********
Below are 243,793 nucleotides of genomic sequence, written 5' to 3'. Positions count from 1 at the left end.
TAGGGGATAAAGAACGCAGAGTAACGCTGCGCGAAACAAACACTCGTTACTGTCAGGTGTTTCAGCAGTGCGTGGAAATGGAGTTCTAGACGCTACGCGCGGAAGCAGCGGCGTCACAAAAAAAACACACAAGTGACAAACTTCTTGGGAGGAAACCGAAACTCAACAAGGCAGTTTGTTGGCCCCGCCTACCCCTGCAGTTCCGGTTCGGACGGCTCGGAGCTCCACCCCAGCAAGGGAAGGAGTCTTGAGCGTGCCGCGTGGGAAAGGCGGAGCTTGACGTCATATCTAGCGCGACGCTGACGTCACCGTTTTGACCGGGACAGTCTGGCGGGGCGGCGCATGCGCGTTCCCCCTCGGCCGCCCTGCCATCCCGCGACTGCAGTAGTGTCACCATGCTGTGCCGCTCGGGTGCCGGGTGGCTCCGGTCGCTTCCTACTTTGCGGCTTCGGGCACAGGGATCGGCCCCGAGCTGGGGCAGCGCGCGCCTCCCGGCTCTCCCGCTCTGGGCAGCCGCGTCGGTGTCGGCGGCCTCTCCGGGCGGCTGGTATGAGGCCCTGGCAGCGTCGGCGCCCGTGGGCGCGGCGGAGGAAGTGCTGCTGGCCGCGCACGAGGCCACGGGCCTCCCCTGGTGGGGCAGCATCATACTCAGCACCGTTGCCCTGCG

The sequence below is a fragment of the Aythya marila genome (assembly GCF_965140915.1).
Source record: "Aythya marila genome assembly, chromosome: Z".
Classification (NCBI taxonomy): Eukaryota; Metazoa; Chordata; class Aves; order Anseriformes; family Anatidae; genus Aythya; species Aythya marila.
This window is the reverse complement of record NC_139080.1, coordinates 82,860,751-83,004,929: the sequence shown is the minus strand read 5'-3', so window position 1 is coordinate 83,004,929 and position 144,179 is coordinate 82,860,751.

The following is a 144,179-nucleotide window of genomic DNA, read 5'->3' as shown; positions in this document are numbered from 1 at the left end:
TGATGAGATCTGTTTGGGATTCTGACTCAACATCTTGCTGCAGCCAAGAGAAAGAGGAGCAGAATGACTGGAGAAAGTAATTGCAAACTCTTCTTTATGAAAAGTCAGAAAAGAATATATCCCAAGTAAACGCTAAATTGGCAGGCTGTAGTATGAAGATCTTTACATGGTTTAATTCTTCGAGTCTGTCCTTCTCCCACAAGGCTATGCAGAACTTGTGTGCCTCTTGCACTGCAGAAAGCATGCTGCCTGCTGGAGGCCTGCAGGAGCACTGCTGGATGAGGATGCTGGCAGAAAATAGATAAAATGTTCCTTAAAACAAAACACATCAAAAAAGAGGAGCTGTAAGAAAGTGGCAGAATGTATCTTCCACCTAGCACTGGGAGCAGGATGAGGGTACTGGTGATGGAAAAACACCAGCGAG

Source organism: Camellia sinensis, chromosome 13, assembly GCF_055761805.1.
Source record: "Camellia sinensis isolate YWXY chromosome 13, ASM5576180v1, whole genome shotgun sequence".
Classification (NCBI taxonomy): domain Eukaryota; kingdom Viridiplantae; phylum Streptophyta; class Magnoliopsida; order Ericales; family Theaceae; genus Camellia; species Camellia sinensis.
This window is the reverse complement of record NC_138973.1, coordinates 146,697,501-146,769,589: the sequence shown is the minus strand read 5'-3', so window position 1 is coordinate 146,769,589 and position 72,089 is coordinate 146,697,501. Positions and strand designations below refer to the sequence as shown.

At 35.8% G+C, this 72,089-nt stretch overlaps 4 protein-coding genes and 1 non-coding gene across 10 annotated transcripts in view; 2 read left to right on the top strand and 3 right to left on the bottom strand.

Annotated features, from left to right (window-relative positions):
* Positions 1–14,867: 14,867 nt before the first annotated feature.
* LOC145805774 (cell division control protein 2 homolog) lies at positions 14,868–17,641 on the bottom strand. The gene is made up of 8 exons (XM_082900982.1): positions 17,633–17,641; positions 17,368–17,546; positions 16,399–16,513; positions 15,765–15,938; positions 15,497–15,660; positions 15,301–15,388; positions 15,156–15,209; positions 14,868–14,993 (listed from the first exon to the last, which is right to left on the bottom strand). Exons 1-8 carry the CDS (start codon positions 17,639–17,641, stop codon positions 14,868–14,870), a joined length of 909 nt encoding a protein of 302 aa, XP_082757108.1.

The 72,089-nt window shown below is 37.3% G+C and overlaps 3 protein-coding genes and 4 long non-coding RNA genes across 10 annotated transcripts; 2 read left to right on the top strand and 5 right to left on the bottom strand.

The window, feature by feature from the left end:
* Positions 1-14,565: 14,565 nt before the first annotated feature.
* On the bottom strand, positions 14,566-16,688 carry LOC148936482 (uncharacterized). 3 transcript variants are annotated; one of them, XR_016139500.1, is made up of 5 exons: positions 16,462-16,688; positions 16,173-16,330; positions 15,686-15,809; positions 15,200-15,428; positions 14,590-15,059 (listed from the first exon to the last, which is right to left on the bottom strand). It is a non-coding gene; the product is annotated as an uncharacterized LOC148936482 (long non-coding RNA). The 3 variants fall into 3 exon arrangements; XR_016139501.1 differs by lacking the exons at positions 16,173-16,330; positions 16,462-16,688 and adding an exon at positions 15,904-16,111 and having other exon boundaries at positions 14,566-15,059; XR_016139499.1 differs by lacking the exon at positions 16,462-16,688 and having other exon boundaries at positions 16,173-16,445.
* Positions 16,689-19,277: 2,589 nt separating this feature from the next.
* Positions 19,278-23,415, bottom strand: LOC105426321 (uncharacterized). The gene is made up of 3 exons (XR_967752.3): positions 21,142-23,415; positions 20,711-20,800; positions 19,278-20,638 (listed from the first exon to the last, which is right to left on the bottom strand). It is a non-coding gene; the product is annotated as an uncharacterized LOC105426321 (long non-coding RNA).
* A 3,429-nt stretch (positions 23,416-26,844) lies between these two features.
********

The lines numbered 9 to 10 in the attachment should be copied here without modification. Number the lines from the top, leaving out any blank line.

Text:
Source organism: Camellia sinensis, chromosome 13, assembly GCF_055761805.1.
Source record: "Camellia sinensis isolate YWXY chromosome 13, ASM5576180v1, whole genome shotgun sequence".